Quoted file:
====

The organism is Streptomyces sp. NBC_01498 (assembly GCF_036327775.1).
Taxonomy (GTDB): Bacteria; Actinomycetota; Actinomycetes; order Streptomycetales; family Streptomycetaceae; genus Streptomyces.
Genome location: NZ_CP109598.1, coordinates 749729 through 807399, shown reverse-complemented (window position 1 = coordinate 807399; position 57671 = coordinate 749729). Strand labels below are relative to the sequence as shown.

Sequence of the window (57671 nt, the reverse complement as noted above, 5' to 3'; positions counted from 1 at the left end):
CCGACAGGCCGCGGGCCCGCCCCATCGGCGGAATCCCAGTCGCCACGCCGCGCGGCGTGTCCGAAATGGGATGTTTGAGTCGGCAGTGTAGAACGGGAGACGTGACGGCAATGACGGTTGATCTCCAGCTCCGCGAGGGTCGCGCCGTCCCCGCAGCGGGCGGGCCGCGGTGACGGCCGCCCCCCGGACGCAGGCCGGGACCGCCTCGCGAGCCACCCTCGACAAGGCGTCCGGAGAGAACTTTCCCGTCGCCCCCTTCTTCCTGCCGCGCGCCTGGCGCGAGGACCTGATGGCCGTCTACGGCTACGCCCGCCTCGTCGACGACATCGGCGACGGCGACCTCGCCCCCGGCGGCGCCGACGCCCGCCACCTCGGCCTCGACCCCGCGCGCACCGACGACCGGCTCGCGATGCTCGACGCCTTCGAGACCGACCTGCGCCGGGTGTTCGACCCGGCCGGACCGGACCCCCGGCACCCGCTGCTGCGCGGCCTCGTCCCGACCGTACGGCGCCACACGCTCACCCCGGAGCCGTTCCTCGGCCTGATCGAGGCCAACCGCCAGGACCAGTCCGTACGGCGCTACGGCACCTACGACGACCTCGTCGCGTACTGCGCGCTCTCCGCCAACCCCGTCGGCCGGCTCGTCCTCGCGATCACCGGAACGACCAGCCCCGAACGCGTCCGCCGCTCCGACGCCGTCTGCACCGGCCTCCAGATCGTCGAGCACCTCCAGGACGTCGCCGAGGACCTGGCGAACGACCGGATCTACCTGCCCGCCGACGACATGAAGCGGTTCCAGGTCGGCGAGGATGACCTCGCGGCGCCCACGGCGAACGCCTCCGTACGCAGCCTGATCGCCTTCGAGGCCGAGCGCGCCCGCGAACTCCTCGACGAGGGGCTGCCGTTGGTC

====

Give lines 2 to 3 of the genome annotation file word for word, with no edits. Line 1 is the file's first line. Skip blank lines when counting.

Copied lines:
Taxonomy (GTDB): Bacteria; Actinomycetota; Actinomycetes; order Streptomycetales; family Streptomycetaceae; genus Streptomyces.
Genome location: NZ_CP109598.1, coordinates 749729 through 807399, shown reverse-complemented (window position 1 = coordinate 807399; position 57671 = coordinate 749729). Strand labels below are relative to the sequence as shown.